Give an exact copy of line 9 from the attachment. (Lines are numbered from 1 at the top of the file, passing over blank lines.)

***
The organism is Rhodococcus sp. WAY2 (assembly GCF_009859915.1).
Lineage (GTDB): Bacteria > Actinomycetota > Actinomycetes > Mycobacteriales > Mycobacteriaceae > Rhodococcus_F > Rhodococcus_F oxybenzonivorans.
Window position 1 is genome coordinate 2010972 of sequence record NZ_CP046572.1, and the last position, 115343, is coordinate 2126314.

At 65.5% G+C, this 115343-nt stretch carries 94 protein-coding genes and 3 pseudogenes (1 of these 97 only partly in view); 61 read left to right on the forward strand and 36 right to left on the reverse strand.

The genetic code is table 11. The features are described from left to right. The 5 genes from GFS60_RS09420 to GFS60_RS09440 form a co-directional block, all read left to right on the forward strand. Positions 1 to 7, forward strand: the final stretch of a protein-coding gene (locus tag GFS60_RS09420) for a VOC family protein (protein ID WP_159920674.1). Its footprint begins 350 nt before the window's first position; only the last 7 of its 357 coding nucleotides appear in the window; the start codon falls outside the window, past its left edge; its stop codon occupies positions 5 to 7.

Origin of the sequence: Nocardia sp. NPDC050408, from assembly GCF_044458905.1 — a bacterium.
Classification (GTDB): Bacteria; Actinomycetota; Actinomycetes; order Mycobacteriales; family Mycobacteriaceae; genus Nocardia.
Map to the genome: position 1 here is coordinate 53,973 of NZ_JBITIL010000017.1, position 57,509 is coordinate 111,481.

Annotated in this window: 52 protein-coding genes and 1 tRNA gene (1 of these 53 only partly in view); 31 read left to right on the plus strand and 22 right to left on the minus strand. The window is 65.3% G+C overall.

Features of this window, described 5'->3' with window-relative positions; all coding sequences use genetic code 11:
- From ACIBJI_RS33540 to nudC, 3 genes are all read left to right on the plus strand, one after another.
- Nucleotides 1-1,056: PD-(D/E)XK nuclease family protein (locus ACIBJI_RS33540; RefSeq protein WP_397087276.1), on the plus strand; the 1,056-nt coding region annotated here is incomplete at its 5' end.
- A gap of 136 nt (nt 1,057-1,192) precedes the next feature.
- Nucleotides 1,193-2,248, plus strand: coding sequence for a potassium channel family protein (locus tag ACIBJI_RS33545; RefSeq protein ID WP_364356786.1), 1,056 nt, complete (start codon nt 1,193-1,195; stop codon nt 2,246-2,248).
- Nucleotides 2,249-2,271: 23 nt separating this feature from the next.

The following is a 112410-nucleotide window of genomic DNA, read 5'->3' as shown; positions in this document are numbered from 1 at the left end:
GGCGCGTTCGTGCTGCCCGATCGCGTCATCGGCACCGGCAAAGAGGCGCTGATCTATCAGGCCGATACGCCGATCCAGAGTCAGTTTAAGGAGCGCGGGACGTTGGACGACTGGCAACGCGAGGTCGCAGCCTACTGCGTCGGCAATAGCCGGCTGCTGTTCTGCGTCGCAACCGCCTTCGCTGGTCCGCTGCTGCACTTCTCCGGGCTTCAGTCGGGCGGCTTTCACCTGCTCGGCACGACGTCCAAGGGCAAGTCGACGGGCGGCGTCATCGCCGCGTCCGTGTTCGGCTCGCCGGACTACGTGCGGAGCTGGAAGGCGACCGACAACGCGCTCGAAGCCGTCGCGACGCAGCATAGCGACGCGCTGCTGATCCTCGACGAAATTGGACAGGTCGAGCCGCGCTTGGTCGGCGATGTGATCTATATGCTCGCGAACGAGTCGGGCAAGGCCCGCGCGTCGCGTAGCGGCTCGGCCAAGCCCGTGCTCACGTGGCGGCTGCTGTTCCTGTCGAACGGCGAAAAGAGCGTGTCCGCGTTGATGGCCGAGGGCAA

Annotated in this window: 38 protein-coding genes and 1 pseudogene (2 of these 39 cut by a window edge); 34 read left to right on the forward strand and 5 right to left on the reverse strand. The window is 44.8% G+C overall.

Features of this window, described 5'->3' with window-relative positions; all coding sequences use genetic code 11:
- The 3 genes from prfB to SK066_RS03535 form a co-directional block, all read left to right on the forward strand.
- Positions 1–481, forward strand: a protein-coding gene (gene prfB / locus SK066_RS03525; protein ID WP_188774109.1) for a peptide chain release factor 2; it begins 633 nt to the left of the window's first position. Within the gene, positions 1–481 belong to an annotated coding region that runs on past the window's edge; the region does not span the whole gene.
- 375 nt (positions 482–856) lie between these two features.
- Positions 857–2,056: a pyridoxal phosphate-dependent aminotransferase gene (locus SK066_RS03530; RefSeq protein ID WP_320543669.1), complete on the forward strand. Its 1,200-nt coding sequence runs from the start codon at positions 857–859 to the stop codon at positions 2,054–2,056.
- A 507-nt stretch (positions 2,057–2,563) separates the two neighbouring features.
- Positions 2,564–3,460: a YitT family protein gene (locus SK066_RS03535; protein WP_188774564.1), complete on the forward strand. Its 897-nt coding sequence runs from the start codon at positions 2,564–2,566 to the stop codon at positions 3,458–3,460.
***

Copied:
Annotated in this window: 52 protein-coding genes and 1 tRNA gene (1 of these 53 only partly in view); 31 read left to right on the plus strand and 22 right to left on the minus strand. The window is 65.3% G+C overall.